Family Britain: 1951–57

Adrian Bingham enjoys a portrait of a nation on the cusp of modernity

 
Author: David Kynaston
Publisher: Bloomsbury
Reviewed by: Adrian Bingham
Price (RRP): £25

Was 1950s Britain a contented era of stable family life, close-knit communities and low crime? Or a grey decade of stifling conformity, rigid social hierarchies and sexual repression? David Kynaston provides evidence for both sides of the debate in his magisterial history of the period from the Festival of Britain to Eden’s resignation after the Suez fiasco. The second volume in his projected history of Britain from 1945 to 1979, it follows the acclaimed Austerity Britain and is written in a similar style, drawing upon a wealth of evidence from diaries, letters, social surveys, memoirs, newspapers and magazines. Although he provides a basic political narrative, his main aim is to describe the everyday life of ordinary people. This is about shopping and television-watching, smoking and pub-going, work, leisure and domestic routines. But the author’s skill, and the vividness of the testimony that he uncovers, is such that the journey is never mundane: there is plenty of humour, irony and raw human emotion to sustain the reader .

So what sort of picture emerges from this carefully assembled mosaic? Kynaston is sparing with his analysis, preferring to let the contemporary voices speak for themselves, but the overriding impression is of a deeply conservative nation sticking to familiar attitudes while being gently challenged by the forces of change.

Food, jobs and homes, he writes, were the holy trinity of the period: food increasingly plentiful as rationing was eased and then ended, full employment sustaining a feeling of growing prosperity, and the rapid construction of houses and flats reshaping the urban landscape and bringing greater convenience to family life. The rise and rise of television – boosted by Elizabeth II’s coronation in 1953 and the introduction of ITV two years later – provided a new form of domestic entertainment that was eagerly consumed despite elite anxieties about Americanisation. Yet tension and discontent bubbled away too. Kynaston brilliantly evokes the disappointment of those who failed the 11-plus exam, the anger of West Indian immigrants faced with social rejection, and the shame of those prosecuted for homosexuality.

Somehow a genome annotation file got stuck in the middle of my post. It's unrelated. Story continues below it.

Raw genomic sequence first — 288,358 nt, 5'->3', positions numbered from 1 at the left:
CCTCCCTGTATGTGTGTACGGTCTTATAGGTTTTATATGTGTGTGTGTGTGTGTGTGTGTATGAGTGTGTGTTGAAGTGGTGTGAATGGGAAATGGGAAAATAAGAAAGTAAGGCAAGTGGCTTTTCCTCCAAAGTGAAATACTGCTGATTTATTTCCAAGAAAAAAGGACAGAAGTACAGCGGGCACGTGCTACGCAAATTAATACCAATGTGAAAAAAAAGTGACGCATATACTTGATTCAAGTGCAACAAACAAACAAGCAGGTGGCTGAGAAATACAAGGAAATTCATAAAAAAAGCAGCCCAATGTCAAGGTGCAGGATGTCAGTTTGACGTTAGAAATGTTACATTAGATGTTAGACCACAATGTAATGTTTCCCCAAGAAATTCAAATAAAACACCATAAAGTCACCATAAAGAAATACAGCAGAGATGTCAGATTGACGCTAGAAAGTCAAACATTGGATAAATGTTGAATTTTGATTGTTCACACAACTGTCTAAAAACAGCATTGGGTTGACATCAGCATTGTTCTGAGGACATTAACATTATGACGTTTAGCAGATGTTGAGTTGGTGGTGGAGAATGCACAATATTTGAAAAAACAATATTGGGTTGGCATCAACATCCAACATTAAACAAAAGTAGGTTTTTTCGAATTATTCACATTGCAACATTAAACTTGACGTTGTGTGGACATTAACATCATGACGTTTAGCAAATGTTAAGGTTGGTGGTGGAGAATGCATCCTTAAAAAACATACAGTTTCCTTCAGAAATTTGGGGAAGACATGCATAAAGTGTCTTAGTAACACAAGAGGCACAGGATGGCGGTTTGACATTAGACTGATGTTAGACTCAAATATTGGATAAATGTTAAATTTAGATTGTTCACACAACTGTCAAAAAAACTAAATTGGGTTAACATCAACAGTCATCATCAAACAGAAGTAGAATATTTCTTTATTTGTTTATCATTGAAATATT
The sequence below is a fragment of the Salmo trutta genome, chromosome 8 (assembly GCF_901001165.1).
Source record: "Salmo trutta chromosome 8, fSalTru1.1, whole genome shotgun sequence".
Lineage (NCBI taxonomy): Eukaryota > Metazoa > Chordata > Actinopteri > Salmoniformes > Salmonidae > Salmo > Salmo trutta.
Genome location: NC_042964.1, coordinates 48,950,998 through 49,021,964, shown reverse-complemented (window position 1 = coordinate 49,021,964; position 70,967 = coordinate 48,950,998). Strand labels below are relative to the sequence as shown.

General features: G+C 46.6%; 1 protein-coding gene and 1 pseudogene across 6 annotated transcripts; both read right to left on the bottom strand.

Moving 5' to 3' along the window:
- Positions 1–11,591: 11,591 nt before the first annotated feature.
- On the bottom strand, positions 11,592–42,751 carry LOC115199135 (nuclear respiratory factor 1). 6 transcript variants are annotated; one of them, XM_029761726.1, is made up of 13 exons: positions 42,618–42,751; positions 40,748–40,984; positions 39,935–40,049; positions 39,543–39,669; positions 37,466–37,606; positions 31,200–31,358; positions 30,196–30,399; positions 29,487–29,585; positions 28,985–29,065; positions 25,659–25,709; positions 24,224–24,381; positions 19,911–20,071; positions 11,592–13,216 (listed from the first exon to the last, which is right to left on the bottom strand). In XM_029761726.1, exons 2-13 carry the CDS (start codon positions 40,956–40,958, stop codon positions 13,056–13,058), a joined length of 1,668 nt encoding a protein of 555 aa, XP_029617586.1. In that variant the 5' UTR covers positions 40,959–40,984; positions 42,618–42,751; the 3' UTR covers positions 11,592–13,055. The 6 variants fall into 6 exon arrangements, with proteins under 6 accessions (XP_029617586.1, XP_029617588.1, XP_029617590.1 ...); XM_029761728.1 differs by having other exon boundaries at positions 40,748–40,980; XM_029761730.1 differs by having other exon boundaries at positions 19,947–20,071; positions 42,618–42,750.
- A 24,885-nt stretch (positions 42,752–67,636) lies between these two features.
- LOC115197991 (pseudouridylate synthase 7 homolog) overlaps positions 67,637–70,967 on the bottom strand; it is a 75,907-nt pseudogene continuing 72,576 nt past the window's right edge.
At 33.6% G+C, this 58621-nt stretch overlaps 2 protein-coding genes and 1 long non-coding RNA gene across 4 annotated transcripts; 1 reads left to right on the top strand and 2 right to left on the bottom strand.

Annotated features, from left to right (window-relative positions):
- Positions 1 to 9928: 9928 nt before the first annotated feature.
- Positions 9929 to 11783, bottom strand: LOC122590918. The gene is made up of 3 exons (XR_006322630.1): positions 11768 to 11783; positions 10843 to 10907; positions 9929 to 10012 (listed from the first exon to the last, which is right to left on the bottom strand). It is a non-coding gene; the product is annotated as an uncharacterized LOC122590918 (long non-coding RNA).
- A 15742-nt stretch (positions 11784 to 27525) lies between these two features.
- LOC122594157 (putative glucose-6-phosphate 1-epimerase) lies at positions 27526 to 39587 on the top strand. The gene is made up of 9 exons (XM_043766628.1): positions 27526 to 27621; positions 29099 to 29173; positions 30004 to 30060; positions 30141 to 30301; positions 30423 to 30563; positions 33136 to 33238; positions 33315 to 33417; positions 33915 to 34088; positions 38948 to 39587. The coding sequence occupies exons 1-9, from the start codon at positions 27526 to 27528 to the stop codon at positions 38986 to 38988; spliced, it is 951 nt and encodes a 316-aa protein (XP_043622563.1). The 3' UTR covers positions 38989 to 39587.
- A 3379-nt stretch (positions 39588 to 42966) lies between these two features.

With the benefit of hindsight it is clear this was the end of an era. The deference to authority and respect for institutions that characterised the 1950s would soon be seriously eroded; the dispersal of communities into high-rise flats, and the spread of the car, would alter the rhythms of life; most importantly the deepening of consumerism in the affluent 1960s would alter the aspirations of men and women. In the afterword, Kynaston looks ahead to “modernity Britain”, when these developments and many others wrenched the nation into the future. Those reaching the afterword will in all likelihood already be looking forward to the next instalment in this magnificent series. This is the richest and most readable account of postwar Britain yet published.  

Dr Adrian Bingham is senior lecturer in history at the University of Sheffield

 

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